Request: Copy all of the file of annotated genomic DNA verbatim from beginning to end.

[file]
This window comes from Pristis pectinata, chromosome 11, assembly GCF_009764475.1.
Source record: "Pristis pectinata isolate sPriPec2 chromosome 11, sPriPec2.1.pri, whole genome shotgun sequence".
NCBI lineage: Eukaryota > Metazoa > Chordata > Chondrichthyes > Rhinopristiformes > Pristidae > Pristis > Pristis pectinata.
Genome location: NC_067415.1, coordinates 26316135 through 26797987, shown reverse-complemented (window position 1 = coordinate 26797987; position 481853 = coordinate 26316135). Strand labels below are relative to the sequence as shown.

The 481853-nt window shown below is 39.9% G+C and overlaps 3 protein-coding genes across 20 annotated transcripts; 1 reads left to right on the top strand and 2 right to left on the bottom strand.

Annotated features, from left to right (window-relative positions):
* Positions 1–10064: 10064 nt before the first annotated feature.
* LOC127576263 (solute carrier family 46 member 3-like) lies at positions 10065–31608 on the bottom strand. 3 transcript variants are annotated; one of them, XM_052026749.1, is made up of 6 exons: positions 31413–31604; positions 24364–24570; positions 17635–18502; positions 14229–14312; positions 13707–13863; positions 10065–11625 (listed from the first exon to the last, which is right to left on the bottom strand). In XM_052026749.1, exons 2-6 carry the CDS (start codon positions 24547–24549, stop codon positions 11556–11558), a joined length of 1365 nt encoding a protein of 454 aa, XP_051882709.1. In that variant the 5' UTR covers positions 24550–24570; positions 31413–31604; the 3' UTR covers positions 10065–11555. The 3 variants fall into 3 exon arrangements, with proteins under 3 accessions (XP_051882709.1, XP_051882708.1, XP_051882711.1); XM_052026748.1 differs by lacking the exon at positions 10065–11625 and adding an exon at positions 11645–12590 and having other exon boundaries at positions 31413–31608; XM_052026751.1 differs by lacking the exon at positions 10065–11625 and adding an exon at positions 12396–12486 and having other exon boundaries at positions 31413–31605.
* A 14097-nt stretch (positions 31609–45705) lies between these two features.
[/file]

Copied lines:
This window comes from Pristis pectinata, chromosome 11, assembly GCF_009764475.1.
Source record: "Pristis pectinata isolate sPriPec2 chromosome 11, sPriPec2.1.pri, whole genome shotgun sequence".
NCBI lineage: Eukaryota > Metazoa > Chordata > Chondrichthyes > Rhinopristiformes > Pristidae > Pristis > Pristis pectinata.
Genome location: NC_067415.1, coordinates 26316135 through 26797987, shown reverse-complemented (window position 1 = coordinate 26797987; position 481853 = coordinate 26316135). Strand labels below are relative to the sequence as shown.

The 481853-nt window shown below is 39.9% G+C and overlaps 3 protein-coding genes across 20 annotated transcripts; 1 reads left to right on the top strand and 2 right to left on the bottom strand.

Annotated features, from left to right (window-relative positions):
* Positions 1–10064: 10064 nt before the first annotated feature.
* LOC127576263 (solute carrier family 46 member 3-like) lies at positions 10065–31608 on the bottom strand. 3 transcript variants are annotated; one of them, XM_052026749.1, is made up of 6 exons: positions 31413–31604; positions 24364–24570; positions 17635–18502; positions 14229–14312; positions 13707–13863; positions 10065–11625 (listed from the first exon to the last, which is right to left on the bottom strand). In XM_052026749.1, exons 2-6 carry the CDS (start codon positions 24547–24549, stop codon positions 11556–11558), a joined length of 1365 nt encoding a protein of 454 aa, XP_051882709.1. In that variant the 5' UTR covers positions 24550–24570; positions 31413–31604; the 3' UTR covers positions 10065–11555. The 3 variants fall into 3 exon arrangements, with proteins under 3 accessions (XP_051882709.1, XP_051882708.1, XP_051882711.1); XM_052026748.1 differs by lacking the exon at positions 10065–11625 and adding an exon at positions 11645–12590 and having other exon boundaries at positions 31413–31608; XM_052026751.1 differs by lacking the exon at positions 10065–11625 and adding an exon at positions 12396–12486 and having other exon boundaries at positions 31413–31605.
* A 14097-nt stretch (positions 31609–45705) lies between these two features.